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Designing Electric Model Hovercraft

General Guidelines

Many people are put off the idea of building a working model Hovercraft by the supposition that a degree of sophistication is required, using high technology components, the Hovercraft itself being a recent invention. Those that do try often try the simplistic approach, using a fan from a vacuum cleaner and a skirt made from dustbin liner.

An effective electric powered model Hovercraft can be made from readily available components and materials for around £40, " batteries not included".

A simple source of power, for either lift or thrust, is the "540" type buggy motor. A model aircraft propeller, of between 5 and 7 inches diameter, with a pitch of 3 to 5 inches, is mounted on the motor shaft. This is done using an adaptor, available from most model shops. The adaptor looks like an aluminium nut and bolt, drilled to suit the motor shaft and with a grub screw to hold it in place. The motor is driven by a 6 to 8 cell nicad pack.

Vacuum cleaner and hairdryer fans are impractical for direct drive from one of these motors, as the motor needs to run at around 10,000 rpm, whereas the fans are designed to run at much lower speeds. Gearboxes could be used, but these add to the weight and complexity of the model.

The lift motor can be arranged to discharge air directly under the Hovercraft, or into the flexible skirt. A simple structure may be made in one of two ways. The first method is to build a central box running the full length of the Hovercraft. Light side decking, supported by outriggers, will give the craft the necessary cushion area. The second method is to make a raft covering the whole area of the craft, with air being discharged around the edges. The structure may be made from 1/16 inch thick plywood, or thinner plywood, or balsa wood.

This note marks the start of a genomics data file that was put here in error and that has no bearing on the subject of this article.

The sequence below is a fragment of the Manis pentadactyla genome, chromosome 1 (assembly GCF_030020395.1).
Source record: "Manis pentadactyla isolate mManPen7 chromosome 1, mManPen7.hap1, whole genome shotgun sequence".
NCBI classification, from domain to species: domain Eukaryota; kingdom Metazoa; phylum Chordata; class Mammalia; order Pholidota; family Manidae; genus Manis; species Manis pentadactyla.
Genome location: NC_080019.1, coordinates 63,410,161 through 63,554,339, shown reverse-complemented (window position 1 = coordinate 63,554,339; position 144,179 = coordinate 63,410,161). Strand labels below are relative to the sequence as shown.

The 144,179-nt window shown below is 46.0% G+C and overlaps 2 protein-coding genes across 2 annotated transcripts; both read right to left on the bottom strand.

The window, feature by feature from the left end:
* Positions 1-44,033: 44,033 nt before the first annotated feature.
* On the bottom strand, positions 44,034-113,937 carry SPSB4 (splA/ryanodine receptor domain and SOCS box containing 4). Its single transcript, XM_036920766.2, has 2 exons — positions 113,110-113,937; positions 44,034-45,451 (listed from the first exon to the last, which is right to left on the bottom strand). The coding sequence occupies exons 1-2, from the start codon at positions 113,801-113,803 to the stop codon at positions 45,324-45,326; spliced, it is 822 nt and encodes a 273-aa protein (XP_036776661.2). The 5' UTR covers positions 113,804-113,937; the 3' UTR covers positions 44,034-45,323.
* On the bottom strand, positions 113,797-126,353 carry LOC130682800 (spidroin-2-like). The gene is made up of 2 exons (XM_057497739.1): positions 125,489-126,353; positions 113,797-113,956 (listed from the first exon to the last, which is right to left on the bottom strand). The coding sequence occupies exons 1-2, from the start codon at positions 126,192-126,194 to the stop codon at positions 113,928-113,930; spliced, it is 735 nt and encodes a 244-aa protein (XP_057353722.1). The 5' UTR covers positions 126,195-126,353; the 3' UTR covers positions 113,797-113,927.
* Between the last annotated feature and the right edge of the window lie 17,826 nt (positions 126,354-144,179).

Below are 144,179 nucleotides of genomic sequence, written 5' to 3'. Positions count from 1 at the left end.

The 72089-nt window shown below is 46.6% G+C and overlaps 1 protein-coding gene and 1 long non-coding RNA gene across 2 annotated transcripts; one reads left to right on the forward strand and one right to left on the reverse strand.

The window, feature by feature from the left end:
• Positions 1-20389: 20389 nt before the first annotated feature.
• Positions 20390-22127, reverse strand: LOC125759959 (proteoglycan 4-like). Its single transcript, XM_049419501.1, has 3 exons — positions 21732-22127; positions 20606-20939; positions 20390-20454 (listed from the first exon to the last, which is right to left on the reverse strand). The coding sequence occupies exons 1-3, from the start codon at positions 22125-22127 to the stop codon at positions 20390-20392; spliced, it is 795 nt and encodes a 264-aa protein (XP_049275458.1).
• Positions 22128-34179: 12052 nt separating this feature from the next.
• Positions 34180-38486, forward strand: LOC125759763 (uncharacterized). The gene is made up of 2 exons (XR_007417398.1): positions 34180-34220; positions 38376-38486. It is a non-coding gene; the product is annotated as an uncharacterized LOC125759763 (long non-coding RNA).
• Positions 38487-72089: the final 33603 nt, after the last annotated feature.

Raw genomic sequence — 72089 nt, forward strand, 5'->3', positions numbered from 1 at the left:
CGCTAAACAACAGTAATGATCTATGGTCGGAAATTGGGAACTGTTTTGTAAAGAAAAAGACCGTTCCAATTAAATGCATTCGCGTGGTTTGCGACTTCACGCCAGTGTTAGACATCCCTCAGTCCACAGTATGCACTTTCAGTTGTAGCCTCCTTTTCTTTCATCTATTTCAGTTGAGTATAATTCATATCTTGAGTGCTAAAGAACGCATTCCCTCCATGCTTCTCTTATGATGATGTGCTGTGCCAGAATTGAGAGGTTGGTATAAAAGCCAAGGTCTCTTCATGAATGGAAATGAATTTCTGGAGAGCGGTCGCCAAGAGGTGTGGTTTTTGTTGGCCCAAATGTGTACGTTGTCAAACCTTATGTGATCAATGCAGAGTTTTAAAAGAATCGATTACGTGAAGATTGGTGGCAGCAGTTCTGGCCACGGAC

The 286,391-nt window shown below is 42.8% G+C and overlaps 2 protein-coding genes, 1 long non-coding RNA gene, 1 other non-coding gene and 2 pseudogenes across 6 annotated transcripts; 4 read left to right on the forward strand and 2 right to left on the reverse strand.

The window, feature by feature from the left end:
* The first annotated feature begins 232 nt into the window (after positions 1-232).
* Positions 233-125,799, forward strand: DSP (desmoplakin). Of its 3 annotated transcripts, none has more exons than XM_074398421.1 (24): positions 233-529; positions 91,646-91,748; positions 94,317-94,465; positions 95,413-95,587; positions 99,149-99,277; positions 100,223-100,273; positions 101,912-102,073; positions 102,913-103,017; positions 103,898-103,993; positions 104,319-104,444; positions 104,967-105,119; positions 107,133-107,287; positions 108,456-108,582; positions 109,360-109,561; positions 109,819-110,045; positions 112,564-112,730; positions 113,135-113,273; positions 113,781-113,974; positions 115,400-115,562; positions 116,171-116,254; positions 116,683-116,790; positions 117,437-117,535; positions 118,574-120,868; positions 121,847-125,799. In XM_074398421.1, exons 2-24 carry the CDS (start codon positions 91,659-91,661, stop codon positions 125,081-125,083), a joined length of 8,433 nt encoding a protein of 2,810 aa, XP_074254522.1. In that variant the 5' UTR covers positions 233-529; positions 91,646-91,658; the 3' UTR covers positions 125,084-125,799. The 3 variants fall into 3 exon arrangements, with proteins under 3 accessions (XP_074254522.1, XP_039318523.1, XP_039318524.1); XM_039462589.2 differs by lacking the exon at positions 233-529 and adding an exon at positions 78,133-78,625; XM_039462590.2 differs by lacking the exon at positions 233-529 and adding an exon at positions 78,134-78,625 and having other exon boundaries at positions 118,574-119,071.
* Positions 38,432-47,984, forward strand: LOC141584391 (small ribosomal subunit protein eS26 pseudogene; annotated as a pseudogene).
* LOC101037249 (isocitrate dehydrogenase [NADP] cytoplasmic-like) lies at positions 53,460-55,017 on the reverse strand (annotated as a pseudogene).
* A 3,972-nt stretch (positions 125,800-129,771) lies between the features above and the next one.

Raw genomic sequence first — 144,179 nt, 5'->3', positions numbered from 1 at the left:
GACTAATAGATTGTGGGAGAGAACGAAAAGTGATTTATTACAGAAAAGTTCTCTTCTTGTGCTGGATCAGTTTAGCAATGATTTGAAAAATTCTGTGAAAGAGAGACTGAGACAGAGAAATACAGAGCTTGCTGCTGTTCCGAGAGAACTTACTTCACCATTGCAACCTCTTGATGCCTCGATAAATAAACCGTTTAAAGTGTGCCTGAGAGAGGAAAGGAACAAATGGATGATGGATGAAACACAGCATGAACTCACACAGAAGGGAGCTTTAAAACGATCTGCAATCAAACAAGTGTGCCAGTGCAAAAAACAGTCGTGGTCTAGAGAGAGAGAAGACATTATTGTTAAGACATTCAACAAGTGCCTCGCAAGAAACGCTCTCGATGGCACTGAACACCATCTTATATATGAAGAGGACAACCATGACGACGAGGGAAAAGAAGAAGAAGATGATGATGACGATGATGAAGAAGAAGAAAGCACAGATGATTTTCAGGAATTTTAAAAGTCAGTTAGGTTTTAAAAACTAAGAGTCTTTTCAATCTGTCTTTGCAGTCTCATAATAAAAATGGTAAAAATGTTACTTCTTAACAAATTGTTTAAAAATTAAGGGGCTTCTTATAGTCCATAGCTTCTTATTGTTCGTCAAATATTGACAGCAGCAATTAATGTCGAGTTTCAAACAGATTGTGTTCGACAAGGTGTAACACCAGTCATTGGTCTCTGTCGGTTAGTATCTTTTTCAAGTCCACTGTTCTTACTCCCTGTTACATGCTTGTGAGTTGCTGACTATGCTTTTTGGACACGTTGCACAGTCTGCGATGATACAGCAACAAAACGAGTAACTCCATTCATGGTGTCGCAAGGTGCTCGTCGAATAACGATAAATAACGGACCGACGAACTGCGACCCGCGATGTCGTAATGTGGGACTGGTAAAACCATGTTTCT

The skirt can be made from ripstop nylon of the sort used for kites. This is generally available and is lighter and more flexible than synthetic sailcloths. The skirt shape can be a bag section, shaped around a suitable tube. For the more adventurous, simple geometry and trigonometry can be used to draw the developed flat skirt panels.

A more effective, but also more complicated, skirt can be made by attaching skirt fingers to the lower edge of the bag section. The fingers are made from triangular pieces of material. Their tips are sewn or glued to the bag, and the remaining two corners are glued or tied back to the underside of the Hovercraft.

The " Finger Trouble " model is a simple radio controlled craft, using one such motor for lift and another for thrust. The model was about 30" by 15", giving a cushion area of 3 square feet. The craft weighed 4lb. This gave a cushion pressure of 1.33lb/sq ft. It is recommended that you keep the weight of the craft low, and have a cushion pressure no greater than 2lb/sq ft.

Providing that you keep to these guidelines, you should be able to build a cheap and practical model Hovercraft.